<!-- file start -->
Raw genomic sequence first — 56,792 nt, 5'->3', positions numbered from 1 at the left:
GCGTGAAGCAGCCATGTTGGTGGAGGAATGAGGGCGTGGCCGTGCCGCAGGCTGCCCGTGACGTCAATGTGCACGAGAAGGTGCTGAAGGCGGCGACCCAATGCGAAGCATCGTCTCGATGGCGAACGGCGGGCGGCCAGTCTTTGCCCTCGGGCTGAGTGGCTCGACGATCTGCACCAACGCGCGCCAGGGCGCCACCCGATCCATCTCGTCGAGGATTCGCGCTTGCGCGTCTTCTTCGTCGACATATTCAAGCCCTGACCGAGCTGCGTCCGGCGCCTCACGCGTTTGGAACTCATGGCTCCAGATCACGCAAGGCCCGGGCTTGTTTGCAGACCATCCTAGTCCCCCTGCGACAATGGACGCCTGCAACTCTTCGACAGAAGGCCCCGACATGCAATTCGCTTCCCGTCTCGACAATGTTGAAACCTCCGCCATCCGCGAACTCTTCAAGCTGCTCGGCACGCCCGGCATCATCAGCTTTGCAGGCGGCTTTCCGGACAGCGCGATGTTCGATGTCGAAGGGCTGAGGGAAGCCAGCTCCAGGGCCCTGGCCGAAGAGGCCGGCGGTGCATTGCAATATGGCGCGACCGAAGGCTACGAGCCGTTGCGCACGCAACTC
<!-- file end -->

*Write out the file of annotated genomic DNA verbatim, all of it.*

Raw genomic sequence first — 56,792 nt, 5'->3', positions numbered from 1 at the left:
GCGTGAAGCAGCCATGTTGGTGGAGGAATGAGGGCGTGGCCGTGCCGCAGGCTGCCCGTGACGTCAATGTGCACGAGAAGGTGCTGAAGGCGGCGACCCAATGCGAAGCATCGTCTCGATGGCGAACGGCGGGCGGCCAGTCTTTGCCCTCGGGCTGAGTGGCTCGACGATCTGCACCAACGCGCGCCAGGGCGCCACCCGATCCATCTCGTCGAGGATTCGCGCTTGCGCGTCTTCTTCGTCGACATATTCAAGCCCTGACCGAGCTGCGTCCGGCGCCTCACGCGTTTGGAACTCATGGCTCCAGATCACGCAAGGCCCGGGCTTGTTTGCAGACCATCCTAGTCCCCCTGCGACAATGGACGCCTGCAACTCTTCGACAGAAGGCCCCGACATGCAATTCGCTTCCCGTCTCGACAATGTTGAAACCTCCGCCATCCGCGAACTCTTCAAGCTGCTCGGCACGCCCGGCATCATCAGCTTTGCAGGCGGCTTTCCGGACAGCGCGATGTTCGATGTCGAAGGGCTGAGGGAAGCCAGCTCCAGGGCCCTGGCCGAAGAGGCCGGCGGTGCATTGCAATATGGCGCGACCGAAGGCTACGAGCCGTTGCGCACGCAACTC